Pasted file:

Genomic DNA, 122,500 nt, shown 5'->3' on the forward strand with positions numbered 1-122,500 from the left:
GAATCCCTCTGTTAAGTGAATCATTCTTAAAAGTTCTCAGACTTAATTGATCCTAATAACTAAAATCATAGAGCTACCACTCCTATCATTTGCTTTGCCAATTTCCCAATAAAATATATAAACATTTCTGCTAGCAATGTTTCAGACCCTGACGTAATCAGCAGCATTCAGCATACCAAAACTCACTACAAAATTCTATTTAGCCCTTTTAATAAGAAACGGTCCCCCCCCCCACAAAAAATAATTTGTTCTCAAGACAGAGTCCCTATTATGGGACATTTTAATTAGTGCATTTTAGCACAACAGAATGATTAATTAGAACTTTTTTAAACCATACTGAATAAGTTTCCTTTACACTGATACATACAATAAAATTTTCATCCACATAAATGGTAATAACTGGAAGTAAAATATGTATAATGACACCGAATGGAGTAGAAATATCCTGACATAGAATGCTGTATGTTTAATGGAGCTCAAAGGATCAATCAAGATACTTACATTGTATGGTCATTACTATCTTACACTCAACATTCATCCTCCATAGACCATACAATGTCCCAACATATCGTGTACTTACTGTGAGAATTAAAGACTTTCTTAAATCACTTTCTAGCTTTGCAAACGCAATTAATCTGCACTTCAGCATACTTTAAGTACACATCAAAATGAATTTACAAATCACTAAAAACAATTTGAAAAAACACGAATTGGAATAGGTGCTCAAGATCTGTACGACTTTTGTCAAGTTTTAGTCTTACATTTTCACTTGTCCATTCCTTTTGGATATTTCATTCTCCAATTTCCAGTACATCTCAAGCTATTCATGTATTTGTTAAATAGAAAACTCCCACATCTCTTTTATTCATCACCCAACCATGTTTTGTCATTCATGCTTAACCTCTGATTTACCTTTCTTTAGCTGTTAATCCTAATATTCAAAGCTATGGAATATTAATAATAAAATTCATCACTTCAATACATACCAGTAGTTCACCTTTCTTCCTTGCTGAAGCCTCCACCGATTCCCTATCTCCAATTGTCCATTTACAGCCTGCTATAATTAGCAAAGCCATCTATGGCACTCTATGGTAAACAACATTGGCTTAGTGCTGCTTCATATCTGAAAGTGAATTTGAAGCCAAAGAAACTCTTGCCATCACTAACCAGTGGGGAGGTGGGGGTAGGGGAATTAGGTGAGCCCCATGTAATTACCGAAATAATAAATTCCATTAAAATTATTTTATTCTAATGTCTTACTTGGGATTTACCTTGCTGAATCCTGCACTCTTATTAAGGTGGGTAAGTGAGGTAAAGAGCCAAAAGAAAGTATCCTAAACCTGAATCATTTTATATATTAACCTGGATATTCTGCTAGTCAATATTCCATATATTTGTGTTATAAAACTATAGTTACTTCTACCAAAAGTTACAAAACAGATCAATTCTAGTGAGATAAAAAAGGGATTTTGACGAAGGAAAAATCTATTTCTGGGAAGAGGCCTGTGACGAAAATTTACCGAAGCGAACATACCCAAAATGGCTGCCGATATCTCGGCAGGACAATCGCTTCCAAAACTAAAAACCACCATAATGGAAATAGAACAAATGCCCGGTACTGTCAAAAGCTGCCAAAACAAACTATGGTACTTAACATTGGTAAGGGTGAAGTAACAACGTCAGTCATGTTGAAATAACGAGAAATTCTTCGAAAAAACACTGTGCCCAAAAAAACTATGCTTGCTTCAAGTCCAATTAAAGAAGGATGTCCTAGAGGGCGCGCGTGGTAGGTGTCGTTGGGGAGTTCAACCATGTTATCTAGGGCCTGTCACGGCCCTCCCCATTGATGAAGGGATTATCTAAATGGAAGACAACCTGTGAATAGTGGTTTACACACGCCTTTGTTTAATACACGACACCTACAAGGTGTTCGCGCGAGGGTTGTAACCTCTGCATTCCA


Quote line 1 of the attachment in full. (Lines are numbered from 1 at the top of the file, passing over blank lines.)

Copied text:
Genomic DNA, 122,500 nt, shown 5'->3' on the forward strand with positions numbered 1-122,500 from the left: